console.log('Client has connected to the server!');
// Add a connect listener
socket.on('message',function(data) {
	console.log('Received a message from the server!',data);
// Add a disconnect listener
socket.on('disconnect',function() {
	console.log('The client has disconnected!');

// Sends a message to the server via sockets
function sendMessageToServer(message) {

Socket.IO simplifies the WebSocket API and unifies the APIs of its fallback transports. Transports include:

You may set any of the Socket.IO instance’s options with a second argument to the constructor. Options include:

Socket.IO also provides the usual connect, disconnect, and message events that the native WebSocket API provides. Socket also provides an on method which wraps each event type, much the way Node does.

Node.js – Socket.IO Setup

The server side solution provided by Socket.IO allows unification of the client and server side APIs. With Node, you create a typical HTTP server but then pass the server instance to SocketIO. From there, you create connection, disconnect, and message listeners much the way you did on the client side.

A sample server side script would look very much like this:

// Require HTTP module (to start server) and Socket.IO
var http = require('http'), io = require('socket.io');

// Start the server at port 8080
var server = http.createServer(function(req, res){ 

	// Send HTML headers and message
	res.writeHead(200,{ 'Content-Type': 'text/html' }); 
	res.end('<h1>Hello Socket Lover!</h1>');

// Create a Socket.IO instance, passing it our server
var socket = io.listen(server);

// Add a connect listener
socket.on('connection', function(client){ 
	// Success!  Now listen to messages to be received
		console.log('Received message from client!',event);
		console.log('Server has disconnected');


You can run the server portion (assuming you have Node.js installed) from command line with:

node socket-server.js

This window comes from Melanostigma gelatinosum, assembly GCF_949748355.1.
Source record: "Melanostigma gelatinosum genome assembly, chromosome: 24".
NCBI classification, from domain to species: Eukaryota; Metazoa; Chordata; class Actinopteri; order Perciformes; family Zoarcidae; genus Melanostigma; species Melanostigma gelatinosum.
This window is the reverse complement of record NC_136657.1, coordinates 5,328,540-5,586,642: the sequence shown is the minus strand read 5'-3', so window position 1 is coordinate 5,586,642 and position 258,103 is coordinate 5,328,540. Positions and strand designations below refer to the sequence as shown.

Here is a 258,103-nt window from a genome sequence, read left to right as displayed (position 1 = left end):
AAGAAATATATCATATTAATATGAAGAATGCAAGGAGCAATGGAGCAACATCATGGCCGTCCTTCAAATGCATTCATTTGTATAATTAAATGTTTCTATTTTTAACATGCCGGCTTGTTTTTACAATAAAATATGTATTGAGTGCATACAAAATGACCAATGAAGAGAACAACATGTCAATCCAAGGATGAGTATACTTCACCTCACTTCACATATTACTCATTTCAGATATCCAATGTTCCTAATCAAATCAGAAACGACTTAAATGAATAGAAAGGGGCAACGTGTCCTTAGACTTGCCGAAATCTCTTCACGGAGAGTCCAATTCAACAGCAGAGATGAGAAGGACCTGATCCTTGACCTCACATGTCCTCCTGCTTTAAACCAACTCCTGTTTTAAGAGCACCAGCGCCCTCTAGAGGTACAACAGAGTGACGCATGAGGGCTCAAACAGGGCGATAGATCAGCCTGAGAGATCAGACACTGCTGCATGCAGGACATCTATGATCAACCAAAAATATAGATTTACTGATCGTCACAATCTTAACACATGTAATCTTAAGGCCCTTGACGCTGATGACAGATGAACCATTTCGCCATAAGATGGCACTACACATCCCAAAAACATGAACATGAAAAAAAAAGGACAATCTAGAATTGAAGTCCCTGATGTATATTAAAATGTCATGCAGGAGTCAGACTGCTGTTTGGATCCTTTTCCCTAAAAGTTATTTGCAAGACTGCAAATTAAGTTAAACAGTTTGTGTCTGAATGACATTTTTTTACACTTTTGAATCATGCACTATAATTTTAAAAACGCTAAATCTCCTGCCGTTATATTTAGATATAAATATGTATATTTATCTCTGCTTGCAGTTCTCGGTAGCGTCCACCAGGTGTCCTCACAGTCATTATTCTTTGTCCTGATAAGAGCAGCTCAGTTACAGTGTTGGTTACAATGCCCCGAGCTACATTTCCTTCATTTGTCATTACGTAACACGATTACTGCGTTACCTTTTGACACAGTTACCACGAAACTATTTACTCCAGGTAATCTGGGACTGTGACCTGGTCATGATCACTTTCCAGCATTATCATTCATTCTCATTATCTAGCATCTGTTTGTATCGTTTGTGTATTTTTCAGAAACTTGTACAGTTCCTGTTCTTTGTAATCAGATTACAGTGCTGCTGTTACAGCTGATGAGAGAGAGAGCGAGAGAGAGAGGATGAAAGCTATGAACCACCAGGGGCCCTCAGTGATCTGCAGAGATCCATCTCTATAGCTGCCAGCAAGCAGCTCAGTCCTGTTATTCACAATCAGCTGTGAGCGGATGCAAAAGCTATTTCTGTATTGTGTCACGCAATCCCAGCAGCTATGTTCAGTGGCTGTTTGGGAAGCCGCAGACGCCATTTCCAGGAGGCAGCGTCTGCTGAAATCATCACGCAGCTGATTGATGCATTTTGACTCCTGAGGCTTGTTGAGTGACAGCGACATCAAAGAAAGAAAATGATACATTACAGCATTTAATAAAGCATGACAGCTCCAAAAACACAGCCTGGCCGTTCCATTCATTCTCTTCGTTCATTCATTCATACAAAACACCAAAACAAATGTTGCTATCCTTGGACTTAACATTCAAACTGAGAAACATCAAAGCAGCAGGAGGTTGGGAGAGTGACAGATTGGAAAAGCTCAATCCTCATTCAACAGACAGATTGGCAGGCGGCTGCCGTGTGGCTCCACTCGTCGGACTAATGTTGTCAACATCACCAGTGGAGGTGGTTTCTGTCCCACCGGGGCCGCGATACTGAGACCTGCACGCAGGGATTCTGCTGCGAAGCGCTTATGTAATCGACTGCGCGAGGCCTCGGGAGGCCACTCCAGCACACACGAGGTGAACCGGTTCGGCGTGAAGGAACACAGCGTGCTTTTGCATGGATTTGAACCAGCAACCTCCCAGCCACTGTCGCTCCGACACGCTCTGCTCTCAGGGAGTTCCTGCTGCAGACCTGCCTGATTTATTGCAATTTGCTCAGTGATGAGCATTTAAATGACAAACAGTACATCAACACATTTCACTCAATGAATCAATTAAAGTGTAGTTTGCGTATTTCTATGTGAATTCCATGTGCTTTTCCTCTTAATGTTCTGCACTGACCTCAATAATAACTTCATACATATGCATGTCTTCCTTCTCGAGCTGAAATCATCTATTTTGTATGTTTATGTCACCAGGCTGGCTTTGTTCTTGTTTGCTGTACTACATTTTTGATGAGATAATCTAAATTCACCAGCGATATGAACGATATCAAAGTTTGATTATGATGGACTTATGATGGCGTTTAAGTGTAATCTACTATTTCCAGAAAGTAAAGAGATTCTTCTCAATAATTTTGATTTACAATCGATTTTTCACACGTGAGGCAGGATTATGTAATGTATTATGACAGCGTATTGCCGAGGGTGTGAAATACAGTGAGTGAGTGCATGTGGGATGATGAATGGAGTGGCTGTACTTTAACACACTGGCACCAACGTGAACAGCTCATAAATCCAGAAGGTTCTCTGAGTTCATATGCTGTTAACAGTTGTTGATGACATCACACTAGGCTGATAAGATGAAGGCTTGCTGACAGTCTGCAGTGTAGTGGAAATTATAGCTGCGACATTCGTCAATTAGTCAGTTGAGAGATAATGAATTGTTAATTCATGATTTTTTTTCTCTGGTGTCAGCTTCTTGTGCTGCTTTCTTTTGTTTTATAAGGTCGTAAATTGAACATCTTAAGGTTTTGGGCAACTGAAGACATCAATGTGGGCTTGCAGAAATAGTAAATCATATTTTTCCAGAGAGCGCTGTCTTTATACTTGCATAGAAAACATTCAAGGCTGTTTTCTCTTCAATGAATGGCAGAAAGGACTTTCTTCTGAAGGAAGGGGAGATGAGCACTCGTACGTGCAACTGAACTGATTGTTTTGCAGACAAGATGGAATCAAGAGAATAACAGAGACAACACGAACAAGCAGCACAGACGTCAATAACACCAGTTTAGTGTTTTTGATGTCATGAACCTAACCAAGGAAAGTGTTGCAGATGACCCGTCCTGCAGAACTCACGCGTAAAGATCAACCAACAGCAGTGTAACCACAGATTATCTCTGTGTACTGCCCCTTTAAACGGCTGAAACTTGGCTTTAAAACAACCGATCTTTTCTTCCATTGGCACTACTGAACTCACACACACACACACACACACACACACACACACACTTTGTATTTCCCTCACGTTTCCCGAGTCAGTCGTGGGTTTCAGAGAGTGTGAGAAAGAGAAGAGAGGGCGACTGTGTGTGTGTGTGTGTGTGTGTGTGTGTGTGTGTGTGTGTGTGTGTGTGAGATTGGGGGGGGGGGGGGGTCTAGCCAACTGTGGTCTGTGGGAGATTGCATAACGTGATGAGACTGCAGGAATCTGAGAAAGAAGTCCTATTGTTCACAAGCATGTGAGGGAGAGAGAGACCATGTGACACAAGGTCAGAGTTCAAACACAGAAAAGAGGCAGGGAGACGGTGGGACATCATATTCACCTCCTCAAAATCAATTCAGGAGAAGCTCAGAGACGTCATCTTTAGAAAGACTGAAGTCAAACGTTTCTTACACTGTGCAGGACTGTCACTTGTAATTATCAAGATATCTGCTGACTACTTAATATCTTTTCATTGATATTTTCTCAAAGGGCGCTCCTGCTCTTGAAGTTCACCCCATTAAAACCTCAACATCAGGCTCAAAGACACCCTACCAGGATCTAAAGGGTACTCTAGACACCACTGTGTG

Now your client and server can push messages back and forth! Within the Node.js script, you can create a periodical message sender using some simple JavaScript:

// Create periodical which ends a message to the client every 5 seconds
var interval = setInterval(function() {
	client.send('This is a message from the server!  ' + new Date().getTime());

The server side script will push a message to the client every five seconds!

dojox.Socket and Socket.IO

Persevere creator Kris Zyp has created dojox.Socket. dojox.Socket wraps the WebSocket API in an API consistent with Dojo and provides a long-polling alternative if the client doesn’t support WebSocket. Here’s how you can use dojox.Socket on the client side and Socket.IO on the server side:

var args, ws = typeof WebSocket != 'undefined';
var socket = dojox.socket(args = {
	url: ws ? '/socket.io/websocket' : '/socket.io/xhr-polling',
	transport: function(args, message){
		args.content = message; // use URL-encoding to send the message instead of a raw body
var sessionId;
socket.on('message', function(){
	if (!sessionId){
		sessionId = message;
		args.url += '/' + sessionId;
	}else if(message.substr(0, 3) == '~h~'){
		// a heartbeat

dojox.socket.Reconnect has also been created to automatically reconnect if the socket loses connection. Look forward to dojox.Socket debuting in Dojo 1.6.

Practical Applications

There are many practical applications for WebSocket. WebSocket is ideal for most client-to-server asynchronous purposes, chat within the browser being the most prominent. WebSocket is used to day by most many companies because of its efficiency. Socket.IO is in use by many organizations and was very popular at the Node KnockOut contest.

WebSocket Resources

There’s not a great deal of information available about WebSocket so I’ve rounded up a few helpful resources:

Take a moment to download my demo and visit the resources provided above. The WebSocket API is the future of asynchronous messaging; Socket.IO is the best available resource for WebSocket in Node.js and within the browser. Let me know your thoughts on WebSocket as I’m curious to know if you’re as excited as I am by this new API!